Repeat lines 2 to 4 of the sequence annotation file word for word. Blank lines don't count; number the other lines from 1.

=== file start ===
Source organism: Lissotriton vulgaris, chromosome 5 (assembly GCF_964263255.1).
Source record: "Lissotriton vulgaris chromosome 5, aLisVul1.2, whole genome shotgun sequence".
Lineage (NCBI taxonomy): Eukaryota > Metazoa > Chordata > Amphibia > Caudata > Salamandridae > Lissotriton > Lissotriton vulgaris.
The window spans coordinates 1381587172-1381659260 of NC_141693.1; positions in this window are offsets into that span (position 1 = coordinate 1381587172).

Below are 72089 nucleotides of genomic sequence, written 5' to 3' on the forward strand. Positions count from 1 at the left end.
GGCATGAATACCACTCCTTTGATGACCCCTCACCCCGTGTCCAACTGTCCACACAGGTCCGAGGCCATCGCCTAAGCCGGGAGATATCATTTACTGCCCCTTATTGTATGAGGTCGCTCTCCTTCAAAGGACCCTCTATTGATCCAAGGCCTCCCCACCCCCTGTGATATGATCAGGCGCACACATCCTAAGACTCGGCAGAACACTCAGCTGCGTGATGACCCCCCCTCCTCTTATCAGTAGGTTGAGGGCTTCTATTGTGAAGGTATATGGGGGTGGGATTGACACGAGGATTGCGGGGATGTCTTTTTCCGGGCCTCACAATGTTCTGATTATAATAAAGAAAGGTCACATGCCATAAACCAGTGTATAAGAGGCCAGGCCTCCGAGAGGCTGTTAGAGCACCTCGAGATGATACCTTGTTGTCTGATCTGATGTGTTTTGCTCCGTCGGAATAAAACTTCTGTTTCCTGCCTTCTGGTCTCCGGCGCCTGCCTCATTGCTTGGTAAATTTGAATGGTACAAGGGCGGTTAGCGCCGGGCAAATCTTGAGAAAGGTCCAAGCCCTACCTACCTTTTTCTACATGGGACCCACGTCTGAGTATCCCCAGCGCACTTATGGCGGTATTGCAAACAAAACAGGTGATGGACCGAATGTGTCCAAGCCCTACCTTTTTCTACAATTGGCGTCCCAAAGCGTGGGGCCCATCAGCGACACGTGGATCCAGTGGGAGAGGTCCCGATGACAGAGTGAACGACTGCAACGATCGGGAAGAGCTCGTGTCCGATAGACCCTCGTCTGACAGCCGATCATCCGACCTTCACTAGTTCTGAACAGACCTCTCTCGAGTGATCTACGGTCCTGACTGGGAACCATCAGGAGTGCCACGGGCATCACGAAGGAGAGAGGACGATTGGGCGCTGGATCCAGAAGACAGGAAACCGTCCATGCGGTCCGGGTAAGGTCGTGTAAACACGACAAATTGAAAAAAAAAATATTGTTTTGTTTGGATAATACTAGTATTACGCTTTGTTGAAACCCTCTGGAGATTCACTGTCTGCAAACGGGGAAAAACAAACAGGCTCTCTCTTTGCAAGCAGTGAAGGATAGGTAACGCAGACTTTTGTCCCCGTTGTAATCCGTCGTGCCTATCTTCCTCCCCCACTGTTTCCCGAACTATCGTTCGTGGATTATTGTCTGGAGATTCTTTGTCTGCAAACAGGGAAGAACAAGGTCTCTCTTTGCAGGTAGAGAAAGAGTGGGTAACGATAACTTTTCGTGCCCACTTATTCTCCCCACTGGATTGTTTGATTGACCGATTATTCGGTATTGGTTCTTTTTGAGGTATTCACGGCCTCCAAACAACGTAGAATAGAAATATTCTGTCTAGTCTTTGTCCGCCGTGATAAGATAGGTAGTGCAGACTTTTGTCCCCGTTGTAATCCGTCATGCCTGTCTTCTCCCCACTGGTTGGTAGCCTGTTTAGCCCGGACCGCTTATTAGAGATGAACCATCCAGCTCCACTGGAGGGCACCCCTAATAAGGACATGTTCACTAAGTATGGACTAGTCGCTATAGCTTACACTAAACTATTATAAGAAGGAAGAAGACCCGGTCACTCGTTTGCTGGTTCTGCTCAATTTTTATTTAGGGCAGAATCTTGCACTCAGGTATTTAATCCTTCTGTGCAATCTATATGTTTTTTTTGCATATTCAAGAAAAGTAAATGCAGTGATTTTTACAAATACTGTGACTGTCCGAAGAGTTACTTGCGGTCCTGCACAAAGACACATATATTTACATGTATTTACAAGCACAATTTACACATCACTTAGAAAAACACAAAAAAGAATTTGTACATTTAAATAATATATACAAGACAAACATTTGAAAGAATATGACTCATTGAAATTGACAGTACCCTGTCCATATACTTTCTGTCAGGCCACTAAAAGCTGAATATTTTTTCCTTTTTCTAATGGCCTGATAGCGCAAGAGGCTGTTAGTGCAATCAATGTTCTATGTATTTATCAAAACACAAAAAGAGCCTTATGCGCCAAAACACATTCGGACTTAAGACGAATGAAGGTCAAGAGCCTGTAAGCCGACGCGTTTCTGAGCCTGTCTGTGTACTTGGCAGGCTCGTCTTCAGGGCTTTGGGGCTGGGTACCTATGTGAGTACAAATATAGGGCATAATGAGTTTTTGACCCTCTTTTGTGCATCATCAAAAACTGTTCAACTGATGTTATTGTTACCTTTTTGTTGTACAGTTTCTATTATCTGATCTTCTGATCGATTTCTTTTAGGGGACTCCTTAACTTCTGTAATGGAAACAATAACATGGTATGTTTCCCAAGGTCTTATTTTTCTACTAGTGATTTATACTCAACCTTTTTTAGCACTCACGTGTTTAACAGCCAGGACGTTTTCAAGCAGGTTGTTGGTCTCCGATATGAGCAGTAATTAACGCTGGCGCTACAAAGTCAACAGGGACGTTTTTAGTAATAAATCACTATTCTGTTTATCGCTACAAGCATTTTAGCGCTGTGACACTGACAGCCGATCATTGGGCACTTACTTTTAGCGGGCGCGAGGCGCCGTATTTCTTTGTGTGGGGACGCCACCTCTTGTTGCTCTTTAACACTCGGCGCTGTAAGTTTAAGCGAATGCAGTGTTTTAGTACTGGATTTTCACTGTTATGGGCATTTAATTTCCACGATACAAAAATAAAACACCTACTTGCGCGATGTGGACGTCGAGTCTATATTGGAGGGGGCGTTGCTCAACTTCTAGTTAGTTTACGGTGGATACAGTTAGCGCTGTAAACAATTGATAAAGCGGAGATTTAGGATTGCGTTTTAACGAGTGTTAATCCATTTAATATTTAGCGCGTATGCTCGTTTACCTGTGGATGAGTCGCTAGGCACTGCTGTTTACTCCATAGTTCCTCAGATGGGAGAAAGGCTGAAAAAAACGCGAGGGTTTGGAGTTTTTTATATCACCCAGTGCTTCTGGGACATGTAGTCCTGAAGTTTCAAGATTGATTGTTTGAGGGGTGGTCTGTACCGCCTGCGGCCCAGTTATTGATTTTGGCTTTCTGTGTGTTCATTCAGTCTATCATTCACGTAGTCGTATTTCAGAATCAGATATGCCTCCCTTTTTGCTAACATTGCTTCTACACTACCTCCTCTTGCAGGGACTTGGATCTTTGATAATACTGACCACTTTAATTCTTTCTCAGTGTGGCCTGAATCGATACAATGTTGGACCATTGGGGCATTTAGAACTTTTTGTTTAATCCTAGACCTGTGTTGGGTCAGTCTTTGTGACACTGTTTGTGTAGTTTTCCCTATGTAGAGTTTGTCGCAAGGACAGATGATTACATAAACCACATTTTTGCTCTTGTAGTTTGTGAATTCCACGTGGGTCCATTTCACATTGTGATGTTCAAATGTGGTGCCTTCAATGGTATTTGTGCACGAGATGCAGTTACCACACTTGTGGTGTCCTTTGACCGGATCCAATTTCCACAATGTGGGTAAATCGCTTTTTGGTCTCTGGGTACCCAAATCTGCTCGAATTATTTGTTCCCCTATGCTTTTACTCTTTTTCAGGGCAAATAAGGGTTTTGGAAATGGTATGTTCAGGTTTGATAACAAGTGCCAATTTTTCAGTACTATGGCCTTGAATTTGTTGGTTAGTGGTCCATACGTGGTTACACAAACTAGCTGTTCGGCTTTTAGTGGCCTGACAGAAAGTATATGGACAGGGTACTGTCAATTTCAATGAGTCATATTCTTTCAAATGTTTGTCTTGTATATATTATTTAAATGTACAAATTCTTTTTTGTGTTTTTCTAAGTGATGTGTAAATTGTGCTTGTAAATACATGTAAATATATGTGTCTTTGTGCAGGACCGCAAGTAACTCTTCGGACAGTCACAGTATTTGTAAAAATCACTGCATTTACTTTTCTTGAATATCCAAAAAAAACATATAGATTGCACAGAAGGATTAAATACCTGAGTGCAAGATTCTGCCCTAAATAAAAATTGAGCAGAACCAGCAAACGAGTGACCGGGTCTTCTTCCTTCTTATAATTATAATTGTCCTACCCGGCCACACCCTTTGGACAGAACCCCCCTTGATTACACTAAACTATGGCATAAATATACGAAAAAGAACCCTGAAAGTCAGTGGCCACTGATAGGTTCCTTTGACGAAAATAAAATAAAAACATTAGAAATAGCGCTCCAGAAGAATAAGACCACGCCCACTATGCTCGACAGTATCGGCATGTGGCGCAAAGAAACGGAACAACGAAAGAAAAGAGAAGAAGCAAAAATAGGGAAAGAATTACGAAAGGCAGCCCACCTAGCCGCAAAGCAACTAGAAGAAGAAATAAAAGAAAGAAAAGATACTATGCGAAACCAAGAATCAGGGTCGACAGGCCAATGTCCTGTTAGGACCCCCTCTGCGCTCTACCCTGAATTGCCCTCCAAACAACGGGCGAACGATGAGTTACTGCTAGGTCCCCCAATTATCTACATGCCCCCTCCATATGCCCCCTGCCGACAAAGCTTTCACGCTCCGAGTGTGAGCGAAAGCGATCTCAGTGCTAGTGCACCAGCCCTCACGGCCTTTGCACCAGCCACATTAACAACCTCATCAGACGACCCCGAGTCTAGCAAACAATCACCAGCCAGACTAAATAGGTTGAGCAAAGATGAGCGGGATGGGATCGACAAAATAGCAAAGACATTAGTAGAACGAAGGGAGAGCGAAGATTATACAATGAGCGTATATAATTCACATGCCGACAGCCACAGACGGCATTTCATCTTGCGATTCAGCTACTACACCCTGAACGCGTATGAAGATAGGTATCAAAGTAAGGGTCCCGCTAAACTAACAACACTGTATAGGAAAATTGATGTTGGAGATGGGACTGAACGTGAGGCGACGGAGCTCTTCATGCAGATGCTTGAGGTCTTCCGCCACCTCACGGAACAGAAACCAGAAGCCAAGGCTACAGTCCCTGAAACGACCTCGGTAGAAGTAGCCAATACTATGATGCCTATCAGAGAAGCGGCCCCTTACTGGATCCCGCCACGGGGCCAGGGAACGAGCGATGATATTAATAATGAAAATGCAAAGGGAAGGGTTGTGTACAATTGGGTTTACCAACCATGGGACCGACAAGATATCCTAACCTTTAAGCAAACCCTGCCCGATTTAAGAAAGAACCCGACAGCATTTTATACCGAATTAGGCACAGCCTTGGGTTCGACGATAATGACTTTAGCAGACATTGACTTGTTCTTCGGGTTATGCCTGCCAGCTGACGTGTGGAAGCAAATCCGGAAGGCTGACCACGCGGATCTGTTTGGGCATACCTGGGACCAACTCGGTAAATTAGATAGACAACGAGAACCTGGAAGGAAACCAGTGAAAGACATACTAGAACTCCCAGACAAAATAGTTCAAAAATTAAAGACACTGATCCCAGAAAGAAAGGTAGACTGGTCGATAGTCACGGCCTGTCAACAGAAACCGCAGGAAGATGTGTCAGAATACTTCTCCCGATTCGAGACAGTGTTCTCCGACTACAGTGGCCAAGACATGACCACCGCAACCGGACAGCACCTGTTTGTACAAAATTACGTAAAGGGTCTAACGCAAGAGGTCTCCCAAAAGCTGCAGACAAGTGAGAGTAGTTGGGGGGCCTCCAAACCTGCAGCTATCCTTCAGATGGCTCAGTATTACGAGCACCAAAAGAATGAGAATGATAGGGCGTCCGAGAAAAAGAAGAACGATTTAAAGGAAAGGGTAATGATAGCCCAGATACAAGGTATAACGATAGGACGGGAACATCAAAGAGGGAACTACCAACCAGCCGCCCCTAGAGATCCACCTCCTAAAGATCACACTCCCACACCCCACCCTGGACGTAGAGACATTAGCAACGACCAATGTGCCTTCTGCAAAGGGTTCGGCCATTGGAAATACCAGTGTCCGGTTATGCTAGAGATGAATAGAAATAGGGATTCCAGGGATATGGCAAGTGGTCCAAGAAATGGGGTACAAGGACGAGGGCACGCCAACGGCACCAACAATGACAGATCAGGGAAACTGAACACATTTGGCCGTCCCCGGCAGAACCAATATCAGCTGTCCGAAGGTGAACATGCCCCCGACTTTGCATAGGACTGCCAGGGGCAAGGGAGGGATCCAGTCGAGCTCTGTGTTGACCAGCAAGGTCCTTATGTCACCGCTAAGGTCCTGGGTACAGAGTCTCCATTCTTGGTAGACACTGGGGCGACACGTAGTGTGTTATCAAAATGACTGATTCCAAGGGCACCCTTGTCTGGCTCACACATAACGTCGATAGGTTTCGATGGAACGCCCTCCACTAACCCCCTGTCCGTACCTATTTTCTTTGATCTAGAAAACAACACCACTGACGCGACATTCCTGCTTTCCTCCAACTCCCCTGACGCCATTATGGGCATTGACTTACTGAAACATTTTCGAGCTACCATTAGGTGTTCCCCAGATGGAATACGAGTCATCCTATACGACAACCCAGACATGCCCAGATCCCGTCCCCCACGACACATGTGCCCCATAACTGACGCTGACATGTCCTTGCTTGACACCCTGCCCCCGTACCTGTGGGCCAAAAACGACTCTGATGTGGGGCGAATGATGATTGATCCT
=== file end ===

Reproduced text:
Source record: "Lissotriton vulgaris chromosome 5, aLisVul1.2, whole genome shotgun sequence".
Lineage (NCBI taxonomy): Eukaryota > Metazoa > Chordata > Amphibia > Caudata > Salamandridae > Lissotriton > Lissotriton vulgaris.
The window spans coordinates 1381587172-1381659260 of NC_141693.1; positions in this window are offsets into that span (position 1 = coordinate 1381587172).